Also, if you put a tariff on import oil, you’ll basically be creating a windfall for domestic producers, who set their prices not based on production costs but on the global price of oil. Maybe you WANT to create this windfall, but from where I sit it would be better if we all just accept that oil is a fungible commodity and slap a much simpler tax on it.

        • baw1064

          You make a couple of good points. I agree that because of the capital investment and the time it takes to come up with a new energy source, any tariff/tax would have to be phased in slowly to avoid a serious market disruption. Maybe bump it up by 1-2% per year.

          Yes, you’re right about oil being fungible, well…do we want to give domestic producers a windfall? Might increase the chances of it being politically feasible, although in general you’re right that it is a market distortion. More seriously, though, my thought was that the cost of our involvement in Iraq is pretty clearly an external cost of getting petroleum from the Middle East (Afghanistan is a little more complicated, since it’s in some ways a continuation of our involvement during the Cold War, although one could argue that if not for oil Osama bin Laden would never have been in Afghanistan).

  • balconesfault

    Iran is clearly a brutish, thuggish oligarchy dressed up as a theocratic republic. It sponsors terrorism when it believes it supports its geopolitical interests, it actively subverts international law by sending out agents to kill dissidents and opponents in other parts of the world, and it clearly wants to obtain nukes so that it can be a bad actor in the world and not fear retribution.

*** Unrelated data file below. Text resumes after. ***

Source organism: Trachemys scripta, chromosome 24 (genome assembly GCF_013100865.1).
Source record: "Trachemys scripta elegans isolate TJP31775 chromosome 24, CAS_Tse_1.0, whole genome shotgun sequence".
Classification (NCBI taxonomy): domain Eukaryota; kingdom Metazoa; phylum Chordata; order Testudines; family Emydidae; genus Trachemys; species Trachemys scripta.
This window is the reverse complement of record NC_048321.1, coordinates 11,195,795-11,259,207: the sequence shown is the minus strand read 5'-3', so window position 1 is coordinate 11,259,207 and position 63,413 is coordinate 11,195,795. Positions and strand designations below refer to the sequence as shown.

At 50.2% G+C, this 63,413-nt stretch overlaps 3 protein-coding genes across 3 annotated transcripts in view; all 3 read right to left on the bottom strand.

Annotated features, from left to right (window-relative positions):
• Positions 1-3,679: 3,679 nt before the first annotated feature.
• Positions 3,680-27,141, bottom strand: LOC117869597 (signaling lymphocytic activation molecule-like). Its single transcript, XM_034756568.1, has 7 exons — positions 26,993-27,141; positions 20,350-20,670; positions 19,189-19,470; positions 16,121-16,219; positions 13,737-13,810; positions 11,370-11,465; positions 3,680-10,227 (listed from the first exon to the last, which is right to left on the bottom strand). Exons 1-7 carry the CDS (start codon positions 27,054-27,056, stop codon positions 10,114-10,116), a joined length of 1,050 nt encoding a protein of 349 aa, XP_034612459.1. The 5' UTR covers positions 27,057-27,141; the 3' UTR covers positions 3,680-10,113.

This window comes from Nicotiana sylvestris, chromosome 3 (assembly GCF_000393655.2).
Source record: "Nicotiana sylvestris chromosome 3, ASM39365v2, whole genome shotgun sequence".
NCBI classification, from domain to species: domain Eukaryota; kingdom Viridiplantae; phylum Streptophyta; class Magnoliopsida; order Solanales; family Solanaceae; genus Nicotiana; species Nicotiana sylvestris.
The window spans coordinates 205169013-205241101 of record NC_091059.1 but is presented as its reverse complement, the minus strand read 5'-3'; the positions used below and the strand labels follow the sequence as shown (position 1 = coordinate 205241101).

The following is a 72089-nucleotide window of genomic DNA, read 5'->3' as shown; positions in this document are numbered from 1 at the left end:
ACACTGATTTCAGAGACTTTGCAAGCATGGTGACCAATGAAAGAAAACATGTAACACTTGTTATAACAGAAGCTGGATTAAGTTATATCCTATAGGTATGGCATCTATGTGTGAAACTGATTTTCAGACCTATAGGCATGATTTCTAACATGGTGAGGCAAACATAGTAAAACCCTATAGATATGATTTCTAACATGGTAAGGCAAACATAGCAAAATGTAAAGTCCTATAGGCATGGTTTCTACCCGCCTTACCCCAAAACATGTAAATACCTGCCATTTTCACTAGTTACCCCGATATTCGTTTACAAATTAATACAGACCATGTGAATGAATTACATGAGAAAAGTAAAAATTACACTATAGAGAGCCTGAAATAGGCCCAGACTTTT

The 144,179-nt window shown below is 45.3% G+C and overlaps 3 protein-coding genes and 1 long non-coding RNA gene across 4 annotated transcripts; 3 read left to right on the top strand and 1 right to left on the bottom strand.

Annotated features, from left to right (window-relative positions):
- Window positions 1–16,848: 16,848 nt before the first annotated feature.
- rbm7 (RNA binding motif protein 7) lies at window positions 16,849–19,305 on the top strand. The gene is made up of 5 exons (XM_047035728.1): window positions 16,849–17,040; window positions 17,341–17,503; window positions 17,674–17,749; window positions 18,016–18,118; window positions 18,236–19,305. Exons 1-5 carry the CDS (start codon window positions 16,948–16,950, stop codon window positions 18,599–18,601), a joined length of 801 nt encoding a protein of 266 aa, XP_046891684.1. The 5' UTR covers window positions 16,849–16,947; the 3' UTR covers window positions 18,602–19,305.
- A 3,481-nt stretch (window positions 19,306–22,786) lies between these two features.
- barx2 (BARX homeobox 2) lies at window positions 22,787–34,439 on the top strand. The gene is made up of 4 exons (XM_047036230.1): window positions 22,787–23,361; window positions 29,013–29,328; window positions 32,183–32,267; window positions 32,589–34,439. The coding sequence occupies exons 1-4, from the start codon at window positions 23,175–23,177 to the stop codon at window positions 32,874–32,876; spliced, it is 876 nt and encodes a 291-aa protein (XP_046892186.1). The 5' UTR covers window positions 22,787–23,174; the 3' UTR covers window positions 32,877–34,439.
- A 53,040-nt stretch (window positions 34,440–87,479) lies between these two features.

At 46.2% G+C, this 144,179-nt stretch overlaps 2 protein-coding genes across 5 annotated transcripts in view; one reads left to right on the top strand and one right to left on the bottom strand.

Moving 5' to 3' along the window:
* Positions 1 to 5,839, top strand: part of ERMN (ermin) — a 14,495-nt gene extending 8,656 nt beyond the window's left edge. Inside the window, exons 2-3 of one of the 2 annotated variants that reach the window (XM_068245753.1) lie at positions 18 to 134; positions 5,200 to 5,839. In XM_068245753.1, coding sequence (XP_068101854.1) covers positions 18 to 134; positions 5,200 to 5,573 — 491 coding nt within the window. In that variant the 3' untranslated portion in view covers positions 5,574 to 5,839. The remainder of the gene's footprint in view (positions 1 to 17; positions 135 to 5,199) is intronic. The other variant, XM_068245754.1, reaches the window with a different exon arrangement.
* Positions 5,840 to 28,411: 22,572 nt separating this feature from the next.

OK. So there’s plenty of reason to condemn and contain Iran. But it would be nice if the US had a bit more moral high ground here … if we hadn’t been supporting terrorism (even if we redefine it) when it suits our purposes, if we hadn’t been practicing extraordinary rendition and relying on Guantanamo and black CIA facilities around the world to avoid US law, if we hadn’t been spending much of the last few years openly discussing the possibility of a unilateral nuclear strike on Iran in order to take out their nuclear capability.

    I see little reason to suspect that “Ahmadinejad … truly believes that starting a nuclear war will cause the lost Imam to reappear.” And if he did, the Imams who run the show would probably have him out of his job fast enough to make his head spin. They are about defense, and about exporting their form of Islam … but there’s little evidence that the nation is run by Escatalogical fetishists. Hell – there’s more evidence of that kind of craziness in America’s religious right than in Iran’s.

    • Bunker555

      +1 balconesfault

      We’re number one in wingnuts and whackjobs.

      • balconesfault

        Moreover – I doubt you have anyone who gets taken seriously in Iran advocating use of nukes based on the premise they could carry out a strike (or even give one to a terrorist organization) without suffering massive numbers of casualties in retaliation.